Socrates, like other famous philosophers, felt that a soul or true friendship is scarce (Vernon, 2010). He encouraged people to understand their errors and faults in their beliefs as well as the failures of their characters (Vernon, 2010). If I were to break this down into my own thoughts I would simply say that we are all human. We are capable of loving, disliking, trusting, believing, and thinking for ourselves. There is no one who is perfect, or lives a perfect life, no matter how glamourous it looks on social media. Many of us have received most of our beliefs and values from our culture, or the people who raised us. This is what pretty much drives us on a day-to-day basis. Even still, perfection is not there. We make mistakes, and disagree at times with others who may or may not share the same values. Now that I am an adult I have learned that when it comes to my own beliefs my parents were not always right. I am not saying that there is anything wrong with the way I was raised, but I have more freedom to learn and explore on my own. Just like the next human, I have flaws that I can admit to. I can admit that I have overreacted at times and have blown some situations out of proportion. For people who do not know my character, this may drive them away. My true friends know me well and can cope with my flaws, just like I can do with theirs. Nietzsche felt that true friendships have the ability to last longer when you have the ability to be yourself, and be honest (Vernon, 2010). I agree with this. I am not saying that my friends are obligated to deal with this, but they know my heart, and they understand that there is no perfect friendship. I have heard people say that nothing is certain life. I am not saying that I agree or disagree with this, but I do know that situations can change within the blink of an eye. Socrates didn’t seek friends to be chummy, but he actually encouraged people to seek our their faults (Vernon, 2010). Being able to own-up to your character failures will help you cope and deal with these faults. I feel that owning your errors in your character will allow you to see many life situations with an open-heart. Ethically speaking, you still have to show respect for your friends as well as be understanding in order to get through the tough times. This course has taught me that it is okay to have a small group of select friends. I cannot say that I have lots of soul friendships, but now I understand why. A wholesome friendship is more than just “liking” someone’s post. It is more than just being there for the good times. When I am going through something tough in life I know who I can depend on, and this is a friendship that is grounded in virtue.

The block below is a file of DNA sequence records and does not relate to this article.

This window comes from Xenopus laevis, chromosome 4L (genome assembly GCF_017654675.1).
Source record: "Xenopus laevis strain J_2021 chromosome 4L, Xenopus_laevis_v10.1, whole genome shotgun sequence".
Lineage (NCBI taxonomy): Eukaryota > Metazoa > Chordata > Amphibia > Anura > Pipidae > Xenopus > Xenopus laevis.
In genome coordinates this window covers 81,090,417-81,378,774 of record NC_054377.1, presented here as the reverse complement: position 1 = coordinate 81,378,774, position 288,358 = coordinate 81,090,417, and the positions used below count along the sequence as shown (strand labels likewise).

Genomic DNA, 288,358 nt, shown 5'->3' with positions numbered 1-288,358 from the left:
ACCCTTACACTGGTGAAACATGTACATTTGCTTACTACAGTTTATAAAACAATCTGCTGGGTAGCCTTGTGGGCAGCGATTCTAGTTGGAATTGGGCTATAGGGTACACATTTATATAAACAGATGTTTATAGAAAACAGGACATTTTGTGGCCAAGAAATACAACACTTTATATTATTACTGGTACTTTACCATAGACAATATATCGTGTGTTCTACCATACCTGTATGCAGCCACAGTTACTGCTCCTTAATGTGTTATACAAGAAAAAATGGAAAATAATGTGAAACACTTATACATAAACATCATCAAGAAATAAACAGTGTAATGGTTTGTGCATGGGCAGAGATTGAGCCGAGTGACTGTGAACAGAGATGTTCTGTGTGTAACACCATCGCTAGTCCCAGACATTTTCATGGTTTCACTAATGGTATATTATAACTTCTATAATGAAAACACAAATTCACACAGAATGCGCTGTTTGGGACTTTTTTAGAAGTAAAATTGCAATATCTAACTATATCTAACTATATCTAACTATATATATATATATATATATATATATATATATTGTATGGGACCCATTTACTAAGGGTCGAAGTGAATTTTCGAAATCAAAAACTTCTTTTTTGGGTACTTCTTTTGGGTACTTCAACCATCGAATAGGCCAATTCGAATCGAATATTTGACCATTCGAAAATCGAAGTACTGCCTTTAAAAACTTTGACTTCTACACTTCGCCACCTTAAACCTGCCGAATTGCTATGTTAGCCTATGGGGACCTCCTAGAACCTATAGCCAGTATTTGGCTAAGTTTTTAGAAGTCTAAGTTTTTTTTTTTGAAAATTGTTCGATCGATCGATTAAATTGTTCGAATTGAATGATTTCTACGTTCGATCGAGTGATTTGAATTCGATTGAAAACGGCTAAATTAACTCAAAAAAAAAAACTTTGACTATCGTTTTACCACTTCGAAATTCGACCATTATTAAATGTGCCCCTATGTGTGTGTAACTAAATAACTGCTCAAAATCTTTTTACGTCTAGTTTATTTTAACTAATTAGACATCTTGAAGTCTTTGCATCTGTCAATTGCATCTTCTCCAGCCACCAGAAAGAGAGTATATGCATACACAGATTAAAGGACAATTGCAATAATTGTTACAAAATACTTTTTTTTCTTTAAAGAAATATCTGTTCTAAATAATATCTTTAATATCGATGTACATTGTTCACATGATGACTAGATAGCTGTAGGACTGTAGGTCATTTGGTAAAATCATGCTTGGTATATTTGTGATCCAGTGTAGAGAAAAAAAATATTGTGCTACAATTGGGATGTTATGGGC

Vernon, M. (2010). The Meaning of Friendship. New York, NY: Palgrave Macmillan.